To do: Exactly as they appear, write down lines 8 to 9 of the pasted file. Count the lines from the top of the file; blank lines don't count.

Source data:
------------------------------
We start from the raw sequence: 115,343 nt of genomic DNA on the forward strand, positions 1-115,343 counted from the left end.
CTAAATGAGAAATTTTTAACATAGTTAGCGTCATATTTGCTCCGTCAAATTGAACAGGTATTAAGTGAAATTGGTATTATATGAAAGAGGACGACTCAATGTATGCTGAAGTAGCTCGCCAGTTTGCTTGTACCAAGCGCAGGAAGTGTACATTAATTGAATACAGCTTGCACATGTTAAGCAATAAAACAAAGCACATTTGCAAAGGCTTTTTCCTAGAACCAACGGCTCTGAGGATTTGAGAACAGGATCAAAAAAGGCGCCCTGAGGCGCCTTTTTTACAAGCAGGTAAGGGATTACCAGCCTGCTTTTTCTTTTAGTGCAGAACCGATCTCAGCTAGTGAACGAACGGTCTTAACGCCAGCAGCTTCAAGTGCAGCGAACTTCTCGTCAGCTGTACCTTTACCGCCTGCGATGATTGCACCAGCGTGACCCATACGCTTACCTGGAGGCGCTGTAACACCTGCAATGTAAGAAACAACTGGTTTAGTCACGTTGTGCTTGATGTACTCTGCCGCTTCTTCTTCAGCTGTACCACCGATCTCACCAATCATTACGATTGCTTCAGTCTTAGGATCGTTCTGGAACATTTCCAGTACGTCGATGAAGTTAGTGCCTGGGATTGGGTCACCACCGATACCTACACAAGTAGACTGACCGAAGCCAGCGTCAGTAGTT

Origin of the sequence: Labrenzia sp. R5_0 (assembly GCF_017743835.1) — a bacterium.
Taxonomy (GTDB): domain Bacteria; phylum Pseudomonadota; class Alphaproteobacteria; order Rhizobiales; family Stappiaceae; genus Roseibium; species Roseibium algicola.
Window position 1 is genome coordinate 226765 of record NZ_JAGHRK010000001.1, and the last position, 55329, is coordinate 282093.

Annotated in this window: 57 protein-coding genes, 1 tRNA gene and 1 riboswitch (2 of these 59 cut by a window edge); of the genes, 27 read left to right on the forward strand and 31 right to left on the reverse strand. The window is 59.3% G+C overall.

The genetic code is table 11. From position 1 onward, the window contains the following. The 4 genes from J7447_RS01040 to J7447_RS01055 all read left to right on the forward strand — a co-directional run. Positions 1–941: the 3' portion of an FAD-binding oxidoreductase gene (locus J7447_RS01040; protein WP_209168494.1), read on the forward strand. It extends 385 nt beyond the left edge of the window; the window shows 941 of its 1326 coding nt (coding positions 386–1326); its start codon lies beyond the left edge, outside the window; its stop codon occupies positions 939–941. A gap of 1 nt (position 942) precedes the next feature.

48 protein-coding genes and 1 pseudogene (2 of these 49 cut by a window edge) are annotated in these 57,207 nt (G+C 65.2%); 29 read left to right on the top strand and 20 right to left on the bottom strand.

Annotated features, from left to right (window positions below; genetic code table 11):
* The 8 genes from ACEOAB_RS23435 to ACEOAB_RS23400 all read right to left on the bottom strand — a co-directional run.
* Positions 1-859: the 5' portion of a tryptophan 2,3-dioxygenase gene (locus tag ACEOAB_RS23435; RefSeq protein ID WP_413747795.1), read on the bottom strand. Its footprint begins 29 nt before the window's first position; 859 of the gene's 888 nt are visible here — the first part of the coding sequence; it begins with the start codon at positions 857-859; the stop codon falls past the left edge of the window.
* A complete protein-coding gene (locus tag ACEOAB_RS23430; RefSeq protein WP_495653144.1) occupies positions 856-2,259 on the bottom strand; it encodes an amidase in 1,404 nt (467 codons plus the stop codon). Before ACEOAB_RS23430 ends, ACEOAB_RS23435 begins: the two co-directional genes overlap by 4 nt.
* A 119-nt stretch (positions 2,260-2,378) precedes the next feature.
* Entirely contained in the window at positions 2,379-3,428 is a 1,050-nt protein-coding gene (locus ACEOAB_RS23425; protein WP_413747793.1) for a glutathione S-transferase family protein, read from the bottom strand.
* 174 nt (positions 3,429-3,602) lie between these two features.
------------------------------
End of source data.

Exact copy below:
48 protein-coding genes and 1 pseudogene (2 of these 49 cut by a window edge) are annotated in these 57,207 nt (G+C 65.2%); 29 read left to right on the top strand and 20 right to left on the bottom strand.

Annotated features, from left to right (window positions below; genetic code table 11):